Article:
As I mentioned in my last installment that low stakes poker can be exceedingly frustrating, - so much though - that I began to buy in to the biggest game that I could find with only one minimum buy-in. If in fact I had $200 I bought into a $20-$40 game where I only had 10 small and 5 big bets. No matter, it is just about the quality of cards coming into the pot - and players not staying for the duration of the hand - that I made this move. The first time that I played $20- $40 I actually played the hand badly and probably should not have even been in the hand.
There is an evil abroad in our land. This evil is a conspiracy of a minority of elected U.S. representatives who wish to steal our liberty, the liberty to play poker on the internet. This small group of self-righteous, elected representatives, including Leach,Goodlatte and Ryan, among others, have conspired to pass a bill that will outlaw internet gambling, including poker.
Las Vegas, NV - Victoriano Perches came to this country as many good people do - to seek a better life. The native of Chihuahua, Mexico arrived in the United States 25 years ago and began working inside a food processing plant in Oregon. He eventually moved to Las Vegas and started playing in local poker games for fun. Along the way, Perches discovered he had a hidden talent for the game and progressively started playing for higher-stakes. He now plays regularly in big cash games - frequently as high as $200-400 limit.
Las Vegas, NV - Every World Series of Poker tournament has a special moment or two. This one had a dozen special moments that will linger on in the minds of everyone lucky enough to have been at the Rio on the night of July 25, 2006. Phil Hellmuth, Jr. finally broke down the barricade that had separated him from winning an elusive tenth World Series of Poker gold bracelet and sky rocketed to the top of the poker pyramid.
WILDHORSE Resort & Casino, just outside Pendleton, in the Northeast corner of Oregon annually conducts two of the most popular and successful tournaments in the country: the "Spring Poker Round-up" and the "Fall Poker Round-up".
Fifteen years after making his first WSOP final table appearance, Californian defeats Carlos Mortensen in heads-up play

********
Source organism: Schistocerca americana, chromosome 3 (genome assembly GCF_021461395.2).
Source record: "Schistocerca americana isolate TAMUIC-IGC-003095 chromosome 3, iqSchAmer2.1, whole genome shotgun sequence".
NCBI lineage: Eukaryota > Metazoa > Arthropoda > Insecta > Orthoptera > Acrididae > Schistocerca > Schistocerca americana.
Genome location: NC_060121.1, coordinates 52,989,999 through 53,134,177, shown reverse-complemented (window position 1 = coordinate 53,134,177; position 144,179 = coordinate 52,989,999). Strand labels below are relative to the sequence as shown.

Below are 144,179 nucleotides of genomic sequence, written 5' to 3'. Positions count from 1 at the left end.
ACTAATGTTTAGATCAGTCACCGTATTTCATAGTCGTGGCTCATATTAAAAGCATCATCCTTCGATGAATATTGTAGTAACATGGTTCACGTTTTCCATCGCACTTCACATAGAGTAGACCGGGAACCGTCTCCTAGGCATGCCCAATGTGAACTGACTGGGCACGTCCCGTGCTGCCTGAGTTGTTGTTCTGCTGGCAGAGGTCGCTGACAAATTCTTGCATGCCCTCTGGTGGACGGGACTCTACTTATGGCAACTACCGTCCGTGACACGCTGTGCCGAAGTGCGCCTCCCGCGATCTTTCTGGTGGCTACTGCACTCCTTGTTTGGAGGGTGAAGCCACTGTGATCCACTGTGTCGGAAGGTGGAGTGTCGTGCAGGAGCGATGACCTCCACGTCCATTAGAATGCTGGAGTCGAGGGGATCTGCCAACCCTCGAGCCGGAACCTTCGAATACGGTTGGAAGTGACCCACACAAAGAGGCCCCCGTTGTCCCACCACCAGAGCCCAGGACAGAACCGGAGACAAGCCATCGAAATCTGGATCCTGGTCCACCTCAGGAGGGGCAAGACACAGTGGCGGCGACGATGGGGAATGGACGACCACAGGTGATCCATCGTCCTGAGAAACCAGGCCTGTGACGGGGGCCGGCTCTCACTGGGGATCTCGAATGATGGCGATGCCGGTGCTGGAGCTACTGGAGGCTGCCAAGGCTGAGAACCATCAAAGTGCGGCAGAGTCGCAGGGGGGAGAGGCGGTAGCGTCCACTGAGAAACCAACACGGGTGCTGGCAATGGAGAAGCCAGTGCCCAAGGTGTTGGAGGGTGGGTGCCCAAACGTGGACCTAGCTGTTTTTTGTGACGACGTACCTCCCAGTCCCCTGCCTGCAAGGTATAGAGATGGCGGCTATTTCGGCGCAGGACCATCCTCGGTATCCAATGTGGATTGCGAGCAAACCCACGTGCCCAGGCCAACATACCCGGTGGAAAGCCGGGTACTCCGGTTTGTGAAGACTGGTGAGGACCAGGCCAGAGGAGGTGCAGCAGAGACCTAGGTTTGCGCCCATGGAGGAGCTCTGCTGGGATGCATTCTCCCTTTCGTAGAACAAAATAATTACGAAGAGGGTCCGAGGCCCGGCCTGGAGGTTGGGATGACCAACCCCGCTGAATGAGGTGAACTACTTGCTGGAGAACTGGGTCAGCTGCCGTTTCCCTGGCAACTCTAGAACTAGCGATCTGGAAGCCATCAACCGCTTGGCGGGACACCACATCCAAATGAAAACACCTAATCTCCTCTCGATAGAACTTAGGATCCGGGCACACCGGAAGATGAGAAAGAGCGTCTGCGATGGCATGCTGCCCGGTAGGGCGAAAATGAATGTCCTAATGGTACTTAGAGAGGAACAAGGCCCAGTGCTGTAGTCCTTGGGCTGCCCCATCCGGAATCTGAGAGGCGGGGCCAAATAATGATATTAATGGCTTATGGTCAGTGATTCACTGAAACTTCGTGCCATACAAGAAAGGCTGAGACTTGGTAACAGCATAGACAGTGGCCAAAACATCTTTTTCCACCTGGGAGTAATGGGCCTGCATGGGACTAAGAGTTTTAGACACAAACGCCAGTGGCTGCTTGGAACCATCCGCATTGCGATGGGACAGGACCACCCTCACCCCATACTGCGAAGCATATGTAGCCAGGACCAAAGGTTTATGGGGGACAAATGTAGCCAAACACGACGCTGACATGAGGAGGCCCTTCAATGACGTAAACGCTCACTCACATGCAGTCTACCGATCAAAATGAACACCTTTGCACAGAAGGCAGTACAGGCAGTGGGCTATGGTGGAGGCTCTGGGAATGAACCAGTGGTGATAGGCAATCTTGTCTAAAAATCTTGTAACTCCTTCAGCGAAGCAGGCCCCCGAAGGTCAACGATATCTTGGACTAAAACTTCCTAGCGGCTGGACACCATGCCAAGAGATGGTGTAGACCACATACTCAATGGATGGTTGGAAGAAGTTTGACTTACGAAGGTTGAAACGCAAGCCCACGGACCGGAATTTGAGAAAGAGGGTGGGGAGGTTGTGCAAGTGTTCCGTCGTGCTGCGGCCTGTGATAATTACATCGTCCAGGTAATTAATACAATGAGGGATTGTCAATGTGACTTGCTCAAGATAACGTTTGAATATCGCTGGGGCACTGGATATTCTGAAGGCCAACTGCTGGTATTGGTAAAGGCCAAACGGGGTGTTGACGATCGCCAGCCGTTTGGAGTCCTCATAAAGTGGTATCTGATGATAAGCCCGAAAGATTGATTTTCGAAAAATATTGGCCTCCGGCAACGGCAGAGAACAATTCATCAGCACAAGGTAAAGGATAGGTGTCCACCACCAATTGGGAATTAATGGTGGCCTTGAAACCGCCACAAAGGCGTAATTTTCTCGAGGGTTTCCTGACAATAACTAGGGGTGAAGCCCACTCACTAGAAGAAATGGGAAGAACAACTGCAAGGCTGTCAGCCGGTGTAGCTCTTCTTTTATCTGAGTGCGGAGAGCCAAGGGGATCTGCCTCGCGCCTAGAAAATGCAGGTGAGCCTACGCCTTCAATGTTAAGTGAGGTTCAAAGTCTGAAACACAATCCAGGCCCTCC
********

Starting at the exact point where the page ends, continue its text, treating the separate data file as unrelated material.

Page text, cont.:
Las Vegas, NV - Seven-Card Razz has developed a bad reputation. It's the proverbial step-child of poker games. While the rest of the poker world is playing Texas Hold'em, Razz is the quirky card game that pops up every now and then at a few major poker tournaments. The game attracts an admittedly older and more traditional crowd.
21-year old college student Jeff Madsen sets World Series of Poker record unlikely to ever be brokenJuly 24, 2006 - 2:53am
Las Vegas, NV - The unthinkable happened on July 22, 2006 when 21-year-old Jeff Madsen won his second gold bracelet within a week. Even more remarkable is the fact that Madsen turned "21" just six weeks ago. This was Madsen's third final table at this year's World Series of Poker, presented by Milwaukee's Best Light. He is one of only two players to hold such a distinction. Madsen now has two firsts and one third-place finish on his WSOP resume.
Las Vegas, NV - Many people might be surprised to learn that Scandinavia is one of poker's hottest new markets. Perhaps it's the cold dark winters. Perhaps it's the relatively high income and education levels. Or, perhaps it's the high-tech sophistication of the region. Scandinavians own more personal computers and cell phones, per capita, than any other population group. Not surprisingly, Swedes, Fins, Danes, and Norwegians also play more online poker than any other region.
Las Vegas, NV - When play at the final table of the $5,000 buy-in Seven-Card Stud championship became three-handed, a few bystanders glanced at the remaining players up on the main stage at the Rio. They had the following exchange:
Spectator 1: Who's left?
Spectator 2: I see Cyndy Violette up there.
Spectator 1: Who else?
Spectator 2: There's Sean "Sheik" Sheikhan.
Spectator 1: What about the other guy?
Spectator 2: I don't know. He's just some other guy.
Las Vegas, NV - One of poker's classic quips came from "Amarillo Slim" Preston back during the 1970s. Slim was asked what made the World Series of Poker so special. He answered, "It's where a poker player can turn a toothpick into a lumberyard."